So why did any of us — or our forefathers — move to Manteca?
Why not Vernalis, an unincorporated rural community 21 miles south of Manteca nudged against San Joaquin County’s southwestern border with Stanislaus County that you can reach by taking Airport Way south across the San Joaquin River and then turning left on Kasson Road, jogging right at Greenwood Road, heading west a short way on Highway 132, and then turning left on Westly Road and heading toward Highway 33.
Vernalis had a post office in 1851, way before Manteca was even a wide spot on a road or a milk stop along a rail line.
The short answer why most of us didn’t opt to move there would seemingly be that most of us didn’t even know where it is. But the real reason is after the seeds of the community were planted shortly after gold was discovered in California, they didn’t grow much.
Why does Vernalis matter? It’s because those who seem to despise Manteca even though they reside here or those that view growth as the equivalent of chugging hemlock more likely than not could not live in Vernalis and other places like it that growth has passed by.
There isn’t much of a housing inventory in Vernalis and certainly no new subdivisions. You can’t really buy a new house per se in Vernalis that so many seem to want without building it yourself and making sure the property drains properly in a storm. You will also have to drill your own well for water and put in a septic system.
Unless you can get a job at a nearby farm there are no jobs in Vernalis. Virtually everyone is a commuter.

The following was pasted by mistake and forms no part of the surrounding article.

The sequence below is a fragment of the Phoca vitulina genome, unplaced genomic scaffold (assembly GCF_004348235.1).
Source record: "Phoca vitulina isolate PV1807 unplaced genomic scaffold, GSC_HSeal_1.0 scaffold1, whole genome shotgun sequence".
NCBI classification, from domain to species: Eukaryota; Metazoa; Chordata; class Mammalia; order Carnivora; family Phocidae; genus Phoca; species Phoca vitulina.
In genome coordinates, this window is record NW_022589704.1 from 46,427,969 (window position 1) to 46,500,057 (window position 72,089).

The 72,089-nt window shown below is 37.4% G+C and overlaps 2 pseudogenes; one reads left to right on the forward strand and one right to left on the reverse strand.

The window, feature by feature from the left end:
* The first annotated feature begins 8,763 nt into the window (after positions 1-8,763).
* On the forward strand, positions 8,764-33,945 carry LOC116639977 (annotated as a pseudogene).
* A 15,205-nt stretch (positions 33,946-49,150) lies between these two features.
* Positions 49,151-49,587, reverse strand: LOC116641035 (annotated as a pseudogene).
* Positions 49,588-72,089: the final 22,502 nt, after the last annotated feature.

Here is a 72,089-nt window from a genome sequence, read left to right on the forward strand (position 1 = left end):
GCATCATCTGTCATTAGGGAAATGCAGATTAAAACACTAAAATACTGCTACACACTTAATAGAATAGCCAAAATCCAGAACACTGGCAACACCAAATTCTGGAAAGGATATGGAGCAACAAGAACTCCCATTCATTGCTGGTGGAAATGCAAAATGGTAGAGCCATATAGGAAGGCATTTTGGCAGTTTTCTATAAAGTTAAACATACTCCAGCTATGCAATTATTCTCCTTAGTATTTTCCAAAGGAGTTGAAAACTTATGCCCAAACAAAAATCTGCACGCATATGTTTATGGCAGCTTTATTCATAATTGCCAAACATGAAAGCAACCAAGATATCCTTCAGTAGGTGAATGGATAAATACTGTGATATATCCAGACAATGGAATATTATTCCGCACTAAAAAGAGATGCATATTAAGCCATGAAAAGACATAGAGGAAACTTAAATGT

And given it is off the beaten track, commutes to employment centers are daunting at best. Unlike the jammed 120 Bypass with its impatient drivers, your biggest fear on the commute is deadly valley tule fog.
As for streets, Manteca’s are flawless and seemingly paved in gold in comparison. It doesn’t have a Trader Joe’s or Winco, just like Manteca doesn’t. But then again shopping options in Manteca are more than just a pricey semi-grocery store a ways down the road.
You won’t find very many people complaining about the schools in Vernalis because there aren’t any. As far as parks and community recreational facilities, perhaps you could mow down a field of weeds and create a makeshift baseball field.
Good luck finding a police officer when you need one. But then again crime isn’t exactly a big problem. Traffic isn’t an issue either.
There are no homeless because even the homeless realize there isn’t much there.
In 2017, Manteca grew by almost 2,000 residents. That’s seven times the entire population of Vernalis.
The odds are most folks in Vernalis like where they live. They picked it, after all. There are a lot of tradeoffs to live in places like Vernalis just as there are to live in places like Manteca.
That said if Manteca is going to hell in a hand basket as some claim then why aren’t they packing up and moving on?
For most of us, the answer is simple. We like to bellyache. We also don’t see problems with any perspective much beyond we wanted them fixed yesterday. Context isn’t part of the equation when we slam Manteca.
We are very good at sticking it to everyone’s voodoo dolls — developers — and blaming them for all what is evil and wrong with Manteca. They are supposedly ruining a good thing by continuing to build more homes.
That begs the question: Just what are they ruining?
If it’s converting farmland or open space into streets, houses, and buildings then we all are guilty as we either bought a brand new home or we bought an older home that is here only because the original buyer years ago was willing to buy it thus creating a demand to convert open space and farmland into housing.